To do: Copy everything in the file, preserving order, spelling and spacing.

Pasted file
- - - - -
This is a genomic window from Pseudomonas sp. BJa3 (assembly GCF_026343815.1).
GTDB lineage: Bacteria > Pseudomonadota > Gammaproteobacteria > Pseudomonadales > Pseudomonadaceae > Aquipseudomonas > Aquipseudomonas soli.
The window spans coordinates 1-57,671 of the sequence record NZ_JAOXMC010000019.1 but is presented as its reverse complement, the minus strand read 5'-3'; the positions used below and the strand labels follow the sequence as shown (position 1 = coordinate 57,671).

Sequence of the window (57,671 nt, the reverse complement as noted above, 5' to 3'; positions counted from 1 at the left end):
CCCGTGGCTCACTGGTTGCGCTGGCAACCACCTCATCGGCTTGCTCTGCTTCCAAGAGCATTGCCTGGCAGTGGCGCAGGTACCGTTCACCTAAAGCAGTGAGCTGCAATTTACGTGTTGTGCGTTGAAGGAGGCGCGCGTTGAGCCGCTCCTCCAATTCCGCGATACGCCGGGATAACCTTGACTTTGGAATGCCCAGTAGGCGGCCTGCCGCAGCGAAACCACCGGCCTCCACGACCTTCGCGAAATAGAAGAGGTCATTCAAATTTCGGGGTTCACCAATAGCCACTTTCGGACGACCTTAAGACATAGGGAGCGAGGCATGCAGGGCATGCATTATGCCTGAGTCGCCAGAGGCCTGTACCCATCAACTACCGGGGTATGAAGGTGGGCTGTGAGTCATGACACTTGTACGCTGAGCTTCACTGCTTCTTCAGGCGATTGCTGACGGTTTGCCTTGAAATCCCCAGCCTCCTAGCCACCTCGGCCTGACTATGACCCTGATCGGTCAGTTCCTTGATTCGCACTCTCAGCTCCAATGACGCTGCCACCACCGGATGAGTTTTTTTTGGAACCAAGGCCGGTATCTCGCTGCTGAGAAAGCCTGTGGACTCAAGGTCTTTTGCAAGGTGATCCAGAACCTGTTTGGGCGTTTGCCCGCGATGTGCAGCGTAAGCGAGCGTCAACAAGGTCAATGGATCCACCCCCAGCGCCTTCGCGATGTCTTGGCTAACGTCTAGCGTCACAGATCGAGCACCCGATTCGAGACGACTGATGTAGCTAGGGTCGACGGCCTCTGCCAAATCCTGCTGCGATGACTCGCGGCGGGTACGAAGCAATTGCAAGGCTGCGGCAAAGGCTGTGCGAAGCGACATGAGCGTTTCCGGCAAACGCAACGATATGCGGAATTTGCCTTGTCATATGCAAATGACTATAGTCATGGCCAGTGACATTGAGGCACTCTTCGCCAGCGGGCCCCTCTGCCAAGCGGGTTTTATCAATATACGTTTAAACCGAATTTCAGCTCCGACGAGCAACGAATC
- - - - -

This is a genomic window from Pseudomonas sp. BJa3 (assembly GCF_026343815.1).
GTDB lineage: Bacteria > Pseudomonadota > Gammaproteobacteria > Pseudomonadales > Pseudomonadaceae > Aquipseudomonas > Aquipseudomonas soli.
The window spans coordinates 1-57,671 of the sequence record NZ_JAOXMC010000019.1 but is presented as its reverse complement, the minus strand read 5'-3'; the positions used below and the strand labels follow the sequence as shown (position 1 = coordinate 57,671).

Sequence of the window (57,671 nt, the reverse complement as noted above, 5' to 3'; positions counted from 1 at the left end):
CCCGTGGCTCACTGGTTGCGCTGGCAACCACCTCATCGGCTTGCTCTGCTTCCAAGAGCATTGCCTGGCAGTGGCGCAGGTACCGTTCACCTAAAGCAGTGAGCTGCAATTTACGTGTTGTGCGTTGAAGGAGGCGCGCGTTGAGCCGCTCCTCCAATTCCGCGATACGCCGGGATAACCTTGACTTTGGAATGCCCAGTAGGCGGCCTGCCGCAGCGAAACCACCGGCCTCCACGACCTTCGCGAAATAGAAGAGGTCATTCAAATTTCGGGGTTCACCAATAGCCACTTTCGGACGACCTTAAGACATAGGGAGCGAGGCATGCAGGGCATGCATTATGCCTGAGTCGCCAGAGGCCTGTACCCATCAACTACCGGGGTATGAAGGTGGGCTGTGAGTCATGACACTTGTACGCTGAGCTTCACTGCTTCTTCAGGCGATTGCTGACGGTTTGCCTTGAAATCCCCAGCCTCCTAGCCACCTCGGCCTGACTATGACCCTGATCGGTCAGTTCCTTGATTCGCACTCTCAGCTCCAATGACGCTGCCACCACCGGATGAGTTTTTTTTGGAACCAAGGCCGGTATCTCGCTGCTGAGAAAGCCTGTGGACTCAAGGTCTTTTGCAAGGTGATCCAGAACCTGTTTGGGCGTTTGCCCGCGATGTGCAGCGTAAGCGAGCGTCAACAAGGTCAATGGATCCACCCCCAGCGCCTTCGCGATGTCTTGGCTAACGTCTAGCGTCACAGATCGAGCACCCGATTCGAGACGACTGATGTAGCTAGGGTCGACGGCCTCTGCCAAATCCTGCTGCGATGACTCGCGGCGGGTACGAAGCAATTGCAAGGCTGCGGCAAAGGCTGTGCGAAGCGACATGAGCGTTTCCGGCAAACGCAACGATATGCGGAATTTGCCTTGTCATATGCAAATGACTATAGTCATGGCCAGTGACATTGAGGCACTCTTCGCCAGCGGGCCCCTCTGCCAAGCGGGTTTTATCAATATACGTTTAAACCGAATTTCAGCTCCGACGAGCAACGAATC